So after the awkwardness with Jo-Jay and Soos in the suite at the casino, he decided to meet with Tomlinson, and see if he could change the attorney’s mood into a positive direction instead of the grumpiness that had ensued.

He stopped off at headquarters and picked up Sister Rolinda and Prophet Morgan, realizing that the uptight attorney with the bow tie, Tomlinson, would have no counter for such creatures.

Sure enough, when Prophet began to preach salvation to Tomlinson and Sister Rolinda recited promises and possibilities for inner healing, the barrister couldn’t wait to transfer the money and get the crazies out of the room.

It seemed strange to Matthew that in a world of emotional agnosticism, Prophet Morgan and Sister Rolinda carried the day with their passion.

But what finally sealed the deal, causing Tomlinson to loose the purse strings, was the plan. Matthew was going to get Jubal Carlos to travel the country, playing the part of Jesus–in character, in appearance, in wisdom, in knowledge and in pungency.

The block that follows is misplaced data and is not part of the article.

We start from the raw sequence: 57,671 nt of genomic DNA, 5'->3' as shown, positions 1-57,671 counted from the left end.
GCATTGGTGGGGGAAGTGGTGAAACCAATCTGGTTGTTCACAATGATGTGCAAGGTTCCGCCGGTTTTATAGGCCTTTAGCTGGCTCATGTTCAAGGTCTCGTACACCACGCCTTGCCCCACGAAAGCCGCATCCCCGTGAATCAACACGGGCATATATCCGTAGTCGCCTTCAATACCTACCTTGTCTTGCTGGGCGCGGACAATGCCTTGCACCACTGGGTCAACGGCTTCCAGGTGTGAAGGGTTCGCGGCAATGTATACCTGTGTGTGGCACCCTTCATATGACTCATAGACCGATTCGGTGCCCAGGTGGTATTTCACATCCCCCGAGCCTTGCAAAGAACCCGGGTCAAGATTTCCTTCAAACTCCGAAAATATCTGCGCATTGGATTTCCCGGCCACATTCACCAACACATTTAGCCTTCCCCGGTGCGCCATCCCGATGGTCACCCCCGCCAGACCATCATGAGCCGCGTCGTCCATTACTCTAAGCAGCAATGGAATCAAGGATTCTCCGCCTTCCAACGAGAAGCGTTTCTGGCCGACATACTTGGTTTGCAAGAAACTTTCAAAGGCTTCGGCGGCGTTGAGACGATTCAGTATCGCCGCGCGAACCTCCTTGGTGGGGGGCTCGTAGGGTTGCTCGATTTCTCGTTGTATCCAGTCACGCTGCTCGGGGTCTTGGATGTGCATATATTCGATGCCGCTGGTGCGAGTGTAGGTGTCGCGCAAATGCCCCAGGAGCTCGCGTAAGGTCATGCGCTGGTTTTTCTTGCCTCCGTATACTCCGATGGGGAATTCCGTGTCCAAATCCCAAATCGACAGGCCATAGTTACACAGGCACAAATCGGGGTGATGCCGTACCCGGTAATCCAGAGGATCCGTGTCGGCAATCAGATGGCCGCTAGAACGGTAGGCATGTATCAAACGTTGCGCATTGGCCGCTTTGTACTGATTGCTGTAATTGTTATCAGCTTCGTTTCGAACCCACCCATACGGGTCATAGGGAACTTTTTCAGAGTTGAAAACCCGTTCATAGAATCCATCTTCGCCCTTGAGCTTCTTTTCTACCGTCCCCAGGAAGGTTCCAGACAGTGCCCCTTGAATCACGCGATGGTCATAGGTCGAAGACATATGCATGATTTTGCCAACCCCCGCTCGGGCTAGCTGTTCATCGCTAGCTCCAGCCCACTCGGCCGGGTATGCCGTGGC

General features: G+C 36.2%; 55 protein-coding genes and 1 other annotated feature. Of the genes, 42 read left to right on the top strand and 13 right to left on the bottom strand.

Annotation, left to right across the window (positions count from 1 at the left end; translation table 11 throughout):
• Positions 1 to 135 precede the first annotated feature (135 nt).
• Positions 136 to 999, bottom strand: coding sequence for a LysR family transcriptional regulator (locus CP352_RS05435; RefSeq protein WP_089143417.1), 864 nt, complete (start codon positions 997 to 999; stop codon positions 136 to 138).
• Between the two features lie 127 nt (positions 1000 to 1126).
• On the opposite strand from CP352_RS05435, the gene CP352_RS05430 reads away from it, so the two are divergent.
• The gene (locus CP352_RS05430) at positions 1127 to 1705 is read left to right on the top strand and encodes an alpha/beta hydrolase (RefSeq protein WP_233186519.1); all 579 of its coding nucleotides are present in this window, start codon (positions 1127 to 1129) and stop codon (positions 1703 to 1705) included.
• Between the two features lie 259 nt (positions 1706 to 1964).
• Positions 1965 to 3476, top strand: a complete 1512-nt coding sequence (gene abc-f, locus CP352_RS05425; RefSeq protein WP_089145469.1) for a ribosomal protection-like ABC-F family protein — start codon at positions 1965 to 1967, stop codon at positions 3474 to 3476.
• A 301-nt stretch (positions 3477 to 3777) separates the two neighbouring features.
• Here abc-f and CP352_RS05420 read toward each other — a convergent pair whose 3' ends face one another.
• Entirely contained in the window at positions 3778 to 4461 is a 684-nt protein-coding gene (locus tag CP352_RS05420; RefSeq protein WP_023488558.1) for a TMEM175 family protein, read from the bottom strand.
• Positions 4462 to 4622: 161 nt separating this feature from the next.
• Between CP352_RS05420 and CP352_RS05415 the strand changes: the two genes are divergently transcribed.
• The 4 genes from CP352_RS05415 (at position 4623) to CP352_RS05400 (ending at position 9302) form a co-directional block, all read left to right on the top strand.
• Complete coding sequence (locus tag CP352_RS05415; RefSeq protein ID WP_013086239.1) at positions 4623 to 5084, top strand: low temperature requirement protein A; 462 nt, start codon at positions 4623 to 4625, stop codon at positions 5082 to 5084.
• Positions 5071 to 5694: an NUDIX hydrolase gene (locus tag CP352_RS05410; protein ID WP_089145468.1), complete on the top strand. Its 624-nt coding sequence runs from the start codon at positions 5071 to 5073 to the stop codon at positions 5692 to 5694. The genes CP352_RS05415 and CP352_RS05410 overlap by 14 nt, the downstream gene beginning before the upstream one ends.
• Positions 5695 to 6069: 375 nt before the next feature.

Jubal already had the look. He had the intensity. And he certainly had the inclination to be a helper of mankind. Keeping him out of churches and just in public arenas–colleges and even rock festivals–would create the adequate controversy that could simulate the upheaval which occurred two thousand years before in Israel, when the real guy walked the earth.

It was a plan that needed tuning, clever applications, great press releases, You Tubes and even maybe a short movie. But once again people could come and see Jesus–even though it wasn’t the actual one, but another human being, carefully crafting an image that was sensitive and faithful to the original.